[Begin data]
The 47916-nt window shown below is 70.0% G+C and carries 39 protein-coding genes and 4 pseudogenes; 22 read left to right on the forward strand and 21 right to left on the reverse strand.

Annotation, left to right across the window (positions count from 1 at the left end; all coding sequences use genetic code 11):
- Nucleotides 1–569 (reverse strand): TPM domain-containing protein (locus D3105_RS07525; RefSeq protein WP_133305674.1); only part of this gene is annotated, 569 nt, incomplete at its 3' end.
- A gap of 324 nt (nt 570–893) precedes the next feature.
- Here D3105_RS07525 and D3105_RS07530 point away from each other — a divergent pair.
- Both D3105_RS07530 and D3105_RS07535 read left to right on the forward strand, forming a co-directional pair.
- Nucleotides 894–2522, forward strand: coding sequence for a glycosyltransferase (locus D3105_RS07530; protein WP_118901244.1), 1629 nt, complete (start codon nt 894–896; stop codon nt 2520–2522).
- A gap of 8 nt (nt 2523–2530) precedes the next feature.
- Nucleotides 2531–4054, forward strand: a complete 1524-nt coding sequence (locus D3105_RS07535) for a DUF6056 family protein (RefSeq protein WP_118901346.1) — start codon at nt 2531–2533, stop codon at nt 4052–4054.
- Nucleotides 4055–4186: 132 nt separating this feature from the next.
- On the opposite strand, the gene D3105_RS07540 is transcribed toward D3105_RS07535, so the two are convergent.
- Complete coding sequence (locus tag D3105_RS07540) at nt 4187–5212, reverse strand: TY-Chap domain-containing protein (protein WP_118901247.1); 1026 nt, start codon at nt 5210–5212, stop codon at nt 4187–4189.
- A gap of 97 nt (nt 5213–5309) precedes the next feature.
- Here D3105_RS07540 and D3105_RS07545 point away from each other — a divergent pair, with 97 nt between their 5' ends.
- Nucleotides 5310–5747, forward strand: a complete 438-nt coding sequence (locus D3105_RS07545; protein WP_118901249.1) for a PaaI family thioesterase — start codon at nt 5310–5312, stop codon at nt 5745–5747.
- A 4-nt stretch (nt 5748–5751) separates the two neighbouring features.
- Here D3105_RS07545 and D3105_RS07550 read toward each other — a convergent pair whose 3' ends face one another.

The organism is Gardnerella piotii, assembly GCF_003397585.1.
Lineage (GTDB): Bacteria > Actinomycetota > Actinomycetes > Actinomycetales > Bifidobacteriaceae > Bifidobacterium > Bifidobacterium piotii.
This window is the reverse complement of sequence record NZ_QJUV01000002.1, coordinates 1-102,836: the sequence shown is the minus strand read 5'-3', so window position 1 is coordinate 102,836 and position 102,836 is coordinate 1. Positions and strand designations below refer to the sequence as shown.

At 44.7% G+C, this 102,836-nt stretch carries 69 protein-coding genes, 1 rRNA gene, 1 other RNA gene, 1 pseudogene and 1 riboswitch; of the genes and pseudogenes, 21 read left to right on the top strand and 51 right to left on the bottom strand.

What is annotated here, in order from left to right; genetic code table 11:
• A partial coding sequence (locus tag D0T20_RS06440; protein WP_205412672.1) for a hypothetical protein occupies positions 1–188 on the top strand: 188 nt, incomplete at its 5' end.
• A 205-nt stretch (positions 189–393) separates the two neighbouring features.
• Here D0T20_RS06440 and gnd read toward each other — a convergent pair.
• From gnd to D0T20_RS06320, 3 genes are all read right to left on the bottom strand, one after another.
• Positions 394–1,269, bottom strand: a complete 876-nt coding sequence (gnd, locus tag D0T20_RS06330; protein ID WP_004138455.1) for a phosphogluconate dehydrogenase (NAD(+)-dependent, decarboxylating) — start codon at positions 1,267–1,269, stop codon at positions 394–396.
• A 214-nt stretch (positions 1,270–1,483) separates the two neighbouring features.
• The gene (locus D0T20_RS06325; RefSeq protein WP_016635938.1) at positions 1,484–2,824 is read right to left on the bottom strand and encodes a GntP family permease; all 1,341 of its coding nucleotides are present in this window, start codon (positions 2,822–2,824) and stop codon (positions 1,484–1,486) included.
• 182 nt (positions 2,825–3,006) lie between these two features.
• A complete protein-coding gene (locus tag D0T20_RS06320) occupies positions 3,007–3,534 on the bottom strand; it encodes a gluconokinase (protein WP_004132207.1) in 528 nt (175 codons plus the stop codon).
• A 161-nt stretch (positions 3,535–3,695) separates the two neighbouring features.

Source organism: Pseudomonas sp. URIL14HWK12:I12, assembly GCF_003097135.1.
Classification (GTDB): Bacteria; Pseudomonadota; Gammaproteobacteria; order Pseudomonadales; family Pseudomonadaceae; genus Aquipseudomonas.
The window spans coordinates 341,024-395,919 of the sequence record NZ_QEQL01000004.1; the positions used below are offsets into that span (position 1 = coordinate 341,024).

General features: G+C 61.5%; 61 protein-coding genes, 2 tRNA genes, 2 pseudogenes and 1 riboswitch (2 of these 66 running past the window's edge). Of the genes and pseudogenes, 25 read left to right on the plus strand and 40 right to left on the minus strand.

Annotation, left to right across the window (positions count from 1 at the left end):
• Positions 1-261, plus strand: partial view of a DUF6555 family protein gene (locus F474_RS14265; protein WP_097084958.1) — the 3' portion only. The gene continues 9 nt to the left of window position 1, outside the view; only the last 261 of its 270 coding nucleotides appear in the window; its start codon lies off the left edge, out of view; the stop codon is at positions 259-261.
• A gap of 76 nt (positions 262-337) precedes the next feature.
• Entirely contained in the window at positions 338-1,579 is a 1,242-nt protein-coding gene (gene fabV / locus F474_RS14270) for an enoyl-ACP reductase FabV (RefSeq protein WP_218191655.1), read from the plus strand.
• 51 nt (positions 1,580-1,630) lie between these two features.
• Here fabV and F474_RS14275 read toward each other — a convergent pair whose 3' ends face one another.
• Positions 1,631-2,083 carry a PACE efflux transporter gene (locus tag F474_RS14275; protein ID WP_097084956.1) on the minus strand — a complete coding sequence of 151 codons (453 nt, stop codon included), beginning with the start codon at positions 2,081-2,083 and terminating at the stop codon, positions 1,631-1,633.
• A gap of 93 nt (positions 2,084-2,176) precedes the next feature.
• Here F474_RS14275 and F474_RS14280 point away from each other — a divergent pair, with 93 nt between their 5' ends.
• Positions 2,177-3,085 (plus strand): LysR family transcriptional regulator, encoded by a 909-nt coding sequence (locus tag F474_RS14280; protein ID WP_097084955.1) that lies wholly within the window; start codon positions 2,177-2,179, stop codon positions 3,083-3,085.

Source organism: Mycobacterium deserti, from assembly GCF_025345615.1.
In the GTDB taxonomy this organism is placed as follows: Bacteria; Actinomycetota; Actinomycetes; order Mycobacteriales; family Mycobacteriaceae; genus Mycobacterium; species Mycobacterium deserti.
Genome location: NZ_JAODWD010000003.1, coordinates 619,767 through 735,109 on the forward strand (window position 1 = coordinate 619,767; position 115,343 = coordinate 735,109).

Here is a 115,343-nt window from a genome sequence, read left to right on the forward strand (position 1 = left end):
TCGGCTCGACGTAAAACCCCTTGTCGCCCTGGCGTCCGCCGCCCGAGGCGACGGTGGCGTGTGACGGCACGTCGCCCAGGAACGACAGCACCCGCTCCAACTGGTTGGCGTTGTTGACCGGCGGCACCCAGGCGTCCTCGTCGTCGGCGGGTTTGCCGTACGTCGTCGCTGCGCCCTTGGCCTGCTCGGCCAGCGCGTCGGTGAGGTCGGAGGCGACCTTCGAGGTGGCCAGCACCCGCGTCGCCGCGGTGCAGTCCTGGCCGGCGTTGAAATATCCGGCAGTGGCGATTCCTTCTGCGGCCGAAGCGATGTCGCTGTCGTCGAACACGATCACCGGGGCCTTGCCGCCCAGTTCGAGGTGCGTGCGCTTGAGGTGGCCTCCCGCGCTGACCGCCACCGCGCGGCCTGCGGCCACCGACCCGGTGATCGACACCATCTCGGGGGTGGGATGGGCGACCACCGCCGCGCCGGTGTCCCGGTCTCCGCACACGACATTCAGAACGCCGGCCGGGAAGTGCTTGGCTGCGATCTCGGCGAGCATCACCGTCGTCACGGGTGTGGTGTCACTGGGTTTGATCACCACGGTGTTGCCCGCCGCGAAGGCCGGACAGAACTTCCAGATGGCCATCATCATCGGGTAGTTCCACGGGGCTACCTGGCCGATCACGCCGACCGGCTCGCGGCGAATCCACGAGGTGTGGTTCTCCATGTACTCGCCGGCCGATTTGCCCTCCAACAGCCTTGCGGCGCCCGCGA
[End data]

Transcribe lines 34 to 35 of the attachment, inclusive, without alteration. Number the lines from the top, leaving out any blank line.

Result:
Classification (GTDB): Bacteria; Pseudomonadota; Gammaproteobacteria; order Pseudomonadales; family Pseudomonadaceae; genus Aquipseudomonas.
The window spans coordinates 341,024-395,919 of the sequence record NZ_QEQL01000004.1; the positions used below are offsets into that span (position 1 = coordinate 341,024).